A brand-new Cincinnati grassroots nonprofit has launched a free mentorship program to teach and empower young people — specifically, those growing up without the presence of fathers —with the tools they need to succeed and reach their full potential.
According to the National Center for Fathering, more than 20 million children live in a home without the physical presence of a father, and millions more have dads who are physically present, but emotionally absent. Research shows when a child is raised in a father-absent home, the child is at a greater risk of poverty or become a teen parent and more likely to develop behavioral problems.
Michael Leonard, founder and executive director of MENtors, says the major benefit is the relationships that develop through the activities with the end goal of helping youth build tools and skills, such as goal setting, dream building, self-motivation, self-leadership, and priority management — all pillars of success and achievement. MENtors is designed to tackle these issues.
“We recognize the fact that fatherless homes are a big problem in our community,” Leonard says. “We began to launch our mentoring program late last year, but right when we were getting the ball rolling, we were struck with COVID-19 and had to put our efforts on hold and re-work our service delivery model. We have launched a new effort to re-engage with the community and the youth that they serve. Just recently, we partnered with Chase Elementary to hold a school supply drive where we were able to provide the school’s entire third grade with school supplies.”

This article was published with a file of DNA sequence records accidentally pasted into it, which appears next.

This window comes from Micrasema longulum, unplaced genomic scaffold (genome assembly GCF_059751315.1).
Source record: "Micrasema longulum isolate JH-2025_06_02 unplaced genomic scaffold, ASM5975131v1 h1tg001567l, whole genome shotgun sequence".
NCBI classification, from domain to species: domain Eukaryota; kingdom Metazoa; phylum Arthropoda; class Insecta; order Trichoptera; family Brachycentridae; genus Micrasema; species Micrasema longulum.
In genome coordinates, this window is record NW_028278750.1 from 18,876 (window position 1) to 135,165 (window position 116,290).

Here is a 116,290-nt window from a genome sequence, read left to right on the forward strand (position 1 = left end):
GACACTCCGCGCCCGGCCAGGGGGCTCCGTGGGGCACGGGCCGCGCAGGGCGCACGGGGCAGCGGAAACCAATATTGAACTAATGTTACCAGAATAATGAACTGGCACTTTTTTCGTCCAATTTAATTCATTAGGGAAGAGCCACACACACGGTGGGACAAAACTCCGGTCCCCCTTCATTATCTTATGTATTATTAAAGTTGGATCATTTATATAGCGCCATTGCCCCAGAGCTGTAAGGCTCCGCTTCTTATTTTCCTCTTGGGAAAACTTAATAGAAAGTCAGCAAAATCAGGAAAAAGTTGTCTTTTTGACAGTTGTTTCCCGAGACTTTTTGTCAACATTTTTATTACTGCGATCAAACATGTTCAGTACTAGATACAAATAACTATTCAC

The program was developed based on the visible need within the community to embrace the youth and provide them with a structural support system to boost their morale and ensure their success.
Many people have stepped up to become mentors, and they come from a variety of backgrounds; all will the same hope to help MENtors provide comprehensive mentorship that includes webinars and cultural events to actively service the youth, in addition to bringing a broader awareness of life and culture.
“Without fathers in the home, too many young people lack a network of relationships that can help them navigate life,” Leonard says. “We believe that an investment in our youth in this way lays groundwork to transform young people’s lives.”
In addition, MENtors plans to increase the quantity of mentoring connections for youth across the Greater Cincinnati area — including Northern Kentucky — through the creation of tools and support systems that are tailored to address the challenges faced by youth today, including COVID-19 and navigating social justice efforts, like the Black Lives Matters Movement.